6 Reasons I Love the Charlotte Mason Method

6 Reasons I Love the Charlotte Mason Method—reason 1

This year marks my husband’s and my 30th wedding anniversary. If you had asked me 30 years ago why I loved John, I would have given many of the same answers that I would still give today: he is one of the most patient men I know; he makes me laugh; he has a generous heart; he loves the Lord; he loves people; he’s both mechanical and artistic; he has that rare quality of common sense. (I’ll pause there for now, since this post is not supposed to be about my husband.)

Those characteristics were there 30 years ago when we started our journey together, but each of them has a fuller meaning to me today because I’ve seen them demonstrated in many experiences over the years. The reasons have not changed, but my appreciation of those reasons has grown deeper.

It’s the same concept with the Charlotte Mason Method. If you were to ask me today why I love the Charlotte Mason Method, the reasons would be similar to those that prompted me to begin using her methods 18 years ago. Those reasons have not changed, but over the years I have come to appreciate more and more just how brilliant her methods are!

So for the next few weeks, I want to share with you six reasons I love the Charlotte Mason Method. For some of you, these reasons may be new; for others, they may be simple reminders. But for all of you, no matter where you are on your journey, I want to say, “Trust me, these reasons grow sweeter as the years go by!”

Reason 1: Good Literature Is Powerful

I’ve always loved good books. So when I heard that the Charlotte Mason Method used good literature instead of textbooks, I was intrigued. The more I thought about it the more I realized that it was the living books, the literature, the stories of people’s lives that I remembered most and that had affected me most as a person.

For example, I learned all sorts of life lessons and gained lots of ideas from the Little House books. I pulled ideas about diligence and family and thrift and even good manners from Laura Ingalls’ experiences in those books, and those ideas became a part of me, they helped shape who I am now as a person.

And then I realized that when I was reading a textbook for school and I came across information about the pioneers, I immediately related that information back to the ideas I already had in my mind from reading about Laura’s life. To this day, I don’t recall most of what I read in those textbooks (even though I got excellent grades, symbols that I “knew” that material). But I do remember what I read in the living books.

Once I realized that it was the literature, the living books, that had the most powerful effect on me, I wanted to tap into that power to educate my children—the power of good literature.

Looking back, I can say that living books not only made learning stick for my children, they also filled in many gaps in my own education. When I started homeschooling, I knew next to nothing about history or geography. Now, after reading good living books with my children over the years, I’m finding that I can enter into interesting discussions with history buffs and know exactly what they’re talking about!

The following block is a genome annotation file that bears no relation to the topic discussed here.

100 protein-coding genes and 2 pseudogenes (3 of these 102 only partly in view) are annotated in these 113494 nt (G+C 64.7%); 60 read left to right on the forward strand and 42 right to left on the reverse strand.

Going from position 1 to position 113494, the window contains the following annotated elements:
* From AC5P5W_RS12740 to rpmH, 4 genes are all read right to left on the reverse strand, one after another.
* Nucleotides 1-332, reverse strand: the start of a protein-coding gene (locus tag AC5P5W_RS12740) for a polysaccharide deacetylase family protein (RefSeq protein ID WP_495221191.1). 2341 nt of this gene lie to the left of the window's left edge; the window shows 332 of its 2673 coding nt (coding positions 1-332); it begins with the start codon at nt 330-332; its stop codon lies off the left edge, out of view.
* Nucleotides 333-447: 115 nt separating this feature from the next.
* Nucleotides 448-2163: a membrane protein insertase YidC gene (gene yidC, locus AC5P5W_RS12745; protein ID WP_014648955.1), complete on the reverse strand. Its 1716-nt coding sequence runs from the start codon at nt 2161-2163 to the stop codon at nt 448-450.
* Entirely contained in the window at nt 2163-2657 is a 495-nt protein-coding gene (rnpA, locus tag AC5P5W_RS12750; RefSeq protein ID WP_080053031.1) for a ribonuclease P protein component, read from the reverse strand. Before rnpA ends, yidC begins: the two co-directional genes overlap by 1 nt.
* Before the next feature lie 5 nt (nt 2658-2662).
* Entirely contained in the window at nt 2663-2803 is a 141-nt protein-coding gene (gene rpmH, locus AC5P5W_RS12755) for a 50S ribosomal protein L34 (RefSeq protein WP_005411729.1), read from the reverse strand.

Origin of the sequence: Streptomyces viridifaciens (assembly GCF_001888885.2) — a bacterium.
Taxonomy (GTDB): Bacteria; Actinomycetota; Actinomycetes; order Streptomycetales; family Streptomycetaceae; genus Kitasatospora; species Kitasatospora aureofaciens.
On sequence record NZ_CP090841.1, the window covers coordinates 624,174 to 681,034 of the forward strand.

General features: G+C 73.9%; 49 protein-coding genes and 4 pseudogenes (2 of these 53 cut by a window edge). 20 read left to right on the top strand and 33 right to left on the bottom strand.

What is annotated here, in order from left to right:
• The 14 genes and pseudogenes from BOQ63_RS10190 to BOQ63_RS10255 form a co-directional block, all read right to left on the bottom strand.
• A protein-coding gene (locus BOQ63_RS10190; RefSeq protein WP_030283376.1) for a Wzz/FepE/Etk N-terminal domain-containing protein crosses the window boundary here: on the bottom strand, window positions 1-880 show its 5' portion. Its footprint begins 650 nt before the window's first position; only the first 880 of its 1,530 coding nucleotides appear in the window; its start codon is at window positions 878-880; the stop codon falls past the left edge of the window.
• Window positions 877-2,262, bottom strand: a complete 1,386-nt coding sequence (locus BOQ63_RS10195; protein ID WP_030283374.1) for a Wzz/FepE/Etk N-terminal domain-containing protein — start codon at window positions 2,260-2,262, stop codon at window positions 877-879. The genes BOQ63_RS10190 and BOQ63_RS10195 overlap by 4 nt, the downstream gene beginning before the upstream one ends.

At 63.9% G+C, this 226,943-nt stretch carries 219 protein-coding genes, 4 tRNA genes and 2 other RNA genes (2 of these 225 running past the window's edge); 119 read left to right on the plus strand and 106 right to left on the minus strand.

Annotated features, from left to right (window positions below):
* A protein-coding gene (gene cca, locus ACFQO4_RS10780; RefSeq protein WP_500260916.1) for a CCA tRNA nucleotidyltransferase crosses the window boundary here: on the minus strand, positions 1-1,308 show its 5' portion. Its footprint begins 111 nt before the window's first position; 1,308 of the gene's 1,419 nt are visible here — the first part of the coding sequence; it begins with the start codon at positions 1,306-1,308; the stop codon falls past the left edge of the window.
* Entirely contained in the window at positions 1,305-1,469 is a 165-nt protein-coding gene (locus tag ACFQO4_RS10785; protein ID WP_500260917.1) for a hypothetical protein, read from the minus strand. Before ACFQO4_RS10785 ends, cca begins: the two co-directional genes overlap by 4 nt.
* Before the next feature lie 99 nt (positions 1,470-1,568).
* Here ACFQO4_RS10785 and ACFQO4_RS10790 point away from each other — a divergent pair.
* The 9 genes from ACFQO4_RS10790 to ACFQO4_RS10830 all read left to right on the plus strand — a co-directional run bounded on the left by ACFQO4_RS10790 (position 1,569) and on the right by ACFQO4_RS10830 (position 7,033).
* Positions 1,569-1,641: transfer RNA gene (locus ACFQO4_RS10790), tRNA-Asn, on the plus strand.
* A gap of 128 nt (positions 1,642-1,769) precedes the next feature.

Living books are a powerful educational tool. Good literature makes learning stick, no matter how old you are!


  1. What is so great for me is that, when I read this, I hear Sonya’s voice. I had the tremendous pleasure of hearing her at a conference in Matthews NC. Through her wisdom, and gentle way of teaching us CM methods, our homeschool has changed. If you EVER get the chance to speak with her in person, or attend a conference. DO IT!! God is using this extraordinary woman and I am so thankful for her and Simply Charlotte Mason.

  2. CM’s ideas have inspired me so much! My only daughter just turned 6 and I have been eagerly collecting books for our first year. Many of the books have arrived and I am so excited about them, but to my dismay, my daughter seems wholly uninterested. I think that I may have spoiled things for her by starting her out too early with trying to teach her to read. (I stated working with her at 3 yrs). What can I do (or not do?) to get her excitement back? Good liturature can’t work if a person is not open to reading (or listening) to it.

    • A few suggestions come to mind, Cherith. First, make sure the book is vitally interesting to your daughter. Second, keep your readings from it short and try to stop at an exciting point that leaves her wanting to find out what happens next. Third, read from only one or two books each day and make sure you intermix those readings with lots of opportunities for using other parts of the brain and body: picture study, dancing, singing, handicrafts, math, nature walks, copywork, drawing, foreign language, map work, poetry memorization and recitation. The reading should be only a small portion of a six-year-old’s school day. Hopefully the small portions of delicious books amid a broad feast of subjects will rekindle her natural love for learning — step by step.

  3. Hi! After writing that last entry I got the all day workshop, books and things and laying down the rails. Needless to say I have learned a lot! We are taking a break right now, but I did force my daughter to sit and let me read the wizard of oz to her. This was a favorite of mine growing up. At first she was resistant, but now she brings me the book and asks me to read it to her! Last night she told me: “The scarecrow and the woodsman should just ask the Wizard to make them persons, because then they would have a brain and a heart!” Thanks so much!

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